Hi, I'm Brad Causey. Apertauga, which means "a window that opens," is a collection of my photographic work. In simplest terms, apertauga describes a camera's function; metaphorically, the “window” is the photo that can open eyes to new sights, open minds to new ways of thinking, and spark imagination.
My work is predominantly color abstract and minimalist, a study in composition and the relationships between forms and colors. The subjects and locations are generally indeterminable. Rather than depict a knowable reality, the images are an examination of the constituent parts of reality, like large microscope slides of samples collected from the field by a visual anthropologist.
In recent years, I've also begun shooting more nature and landscape photography. Most of these images are taken from the long roadways that stretch across the Midwest and portray a lonely, desolate landscape of abandoned spaces and places.
Among this recent work is also a series of trees in isolation, photographed with a similar compositional framing, that collectively comprise a field guide of sorts, or a Becher-esque typology. The German photographers Bernd and Hilla Becher remain a strong influence on my work, and this series is dedicated to their extensive typologies of industrial architecture (though my focus is the organic subject matter of trees, rather than man-made structures).
Another subset of the apertauga collection consists of urban snapshots taken around Chicago and other cities. In contrast to the nature and landscape imagery, this series is much less deliberate in composition, preferring a from-the-hip, tourist’s style of photography meant to evoke the pace of life, disorientation, and the occasional sense of claustrophobia that a rural dweller may feel in the heart of a city.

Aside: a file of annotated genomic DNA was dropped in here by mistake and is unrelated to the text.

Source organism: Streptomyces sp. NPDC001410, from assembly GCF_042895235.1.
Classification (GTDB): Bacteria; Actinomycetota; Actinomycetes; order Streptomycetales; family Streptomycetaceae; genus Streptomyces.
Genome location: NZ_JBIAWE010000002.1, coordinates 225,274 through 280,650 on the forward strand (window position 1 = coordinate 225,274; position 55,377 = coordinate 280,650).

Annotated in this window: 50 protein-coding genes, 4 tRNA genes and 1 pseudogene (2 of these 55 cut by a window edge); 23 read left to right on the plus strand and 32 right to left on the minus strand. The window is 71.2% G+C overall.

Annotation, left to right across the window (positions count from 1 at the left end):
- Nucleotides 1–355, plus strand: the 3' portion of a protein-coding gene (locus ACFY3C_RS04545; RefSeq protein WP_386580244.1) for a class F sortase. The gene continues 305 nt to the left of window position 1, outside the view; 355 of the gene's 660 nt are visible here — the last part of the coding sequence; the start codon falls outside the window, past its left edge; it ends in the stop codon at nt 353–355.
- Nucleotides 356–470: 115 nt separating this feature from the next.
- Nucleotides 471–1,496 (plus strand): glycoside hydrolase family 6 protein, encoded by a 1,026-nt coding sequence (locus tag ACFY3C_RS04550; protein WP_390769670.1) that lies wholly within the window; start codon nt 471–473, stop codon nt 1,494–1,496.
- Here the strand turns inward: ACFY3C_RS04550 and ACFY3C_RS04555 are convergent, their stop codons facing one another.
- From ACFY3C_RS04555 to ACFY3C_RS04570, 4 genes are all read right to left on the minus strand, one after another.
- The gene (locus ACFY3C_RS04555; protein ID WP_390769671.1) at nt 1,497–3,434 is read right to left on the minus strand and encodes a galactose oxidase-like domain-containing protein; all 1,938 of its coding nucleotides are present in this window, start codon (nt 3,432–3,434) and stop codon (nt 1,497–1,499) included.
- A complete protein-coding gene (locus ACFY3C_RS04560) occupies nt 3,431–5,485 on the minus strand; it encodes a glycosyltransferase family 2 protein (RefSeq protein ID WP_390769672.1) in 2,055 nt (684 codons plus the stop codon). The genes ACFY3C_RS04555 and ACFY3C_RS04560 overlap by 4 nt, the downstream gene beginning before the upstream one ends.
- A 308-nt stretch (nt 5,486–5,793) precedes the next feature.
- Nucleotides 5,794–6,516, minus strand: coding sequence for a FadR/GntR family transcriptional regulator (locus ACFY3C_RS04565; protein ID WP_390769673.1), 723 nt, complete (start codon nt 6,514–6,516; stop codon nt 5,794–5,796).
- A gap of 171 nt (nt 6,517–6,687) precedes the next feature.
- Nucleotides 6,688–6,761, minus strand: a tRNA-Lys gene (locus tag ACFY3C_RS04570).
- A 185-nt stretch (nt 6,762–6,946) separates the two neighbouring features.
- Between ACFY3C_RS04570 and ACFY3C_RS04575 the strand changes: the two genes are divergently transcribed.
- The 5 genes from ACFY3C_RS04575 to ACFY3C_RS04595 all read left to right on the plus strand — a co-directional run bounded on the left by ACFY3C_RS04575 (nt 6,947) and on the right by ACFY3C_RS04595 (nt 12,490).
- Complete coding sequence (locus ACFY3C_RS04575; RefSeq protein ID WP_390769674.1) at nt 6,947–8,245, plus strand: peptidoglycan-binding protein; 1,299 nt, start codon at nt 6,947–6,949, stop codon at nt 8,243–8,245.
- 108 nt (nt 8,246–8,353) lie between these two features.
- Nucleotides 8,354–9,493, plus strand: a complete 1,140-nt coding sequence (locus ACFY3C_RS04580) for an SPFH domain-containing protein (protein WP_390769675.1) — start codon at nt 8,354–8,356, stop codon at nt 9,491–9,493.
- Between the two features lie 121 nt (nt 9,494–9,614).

Essentially, apertauga is serial photography—while each image has its own individual identity and merit, when viewed as part of a larger series or installation, there is a synergistic amplification that more closely conveys what the work is about. By combining groups of images around common elements—colors, forms, and so forth—new relationships are created, and that’s where things get really interesting. My motivation is to explore these relationships and expand the visual narrative. Each new image redefines the others and the way they relate to one another. This absolutely fascinates me. It’s a bit like finding puzzle pieces in random places for a bigger picture that you’ve never seen but are slowly revealing one piece at a time.
If you’d like to comment on the work or just say hello, my email is firstname.lastname@example.org.
Thanks for stopping by!